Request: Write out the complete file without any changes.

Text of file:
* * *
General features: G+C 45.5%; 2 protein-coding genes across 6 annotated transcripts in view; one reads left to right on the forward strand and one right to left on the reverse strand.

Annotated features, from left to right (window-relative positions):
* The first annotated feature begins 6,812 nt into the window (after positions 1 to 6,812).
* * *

General features: G+C 45.5%; 2 protein-coding genes across 6 annotated transcripts in view; one reads left to right on the forward strand and one right to left on the reverse strand.

Annotated features, from left to right (window-relative positions):
* The first annotated feature begins 6,812 nt into the window (after positions 1 to 6,812).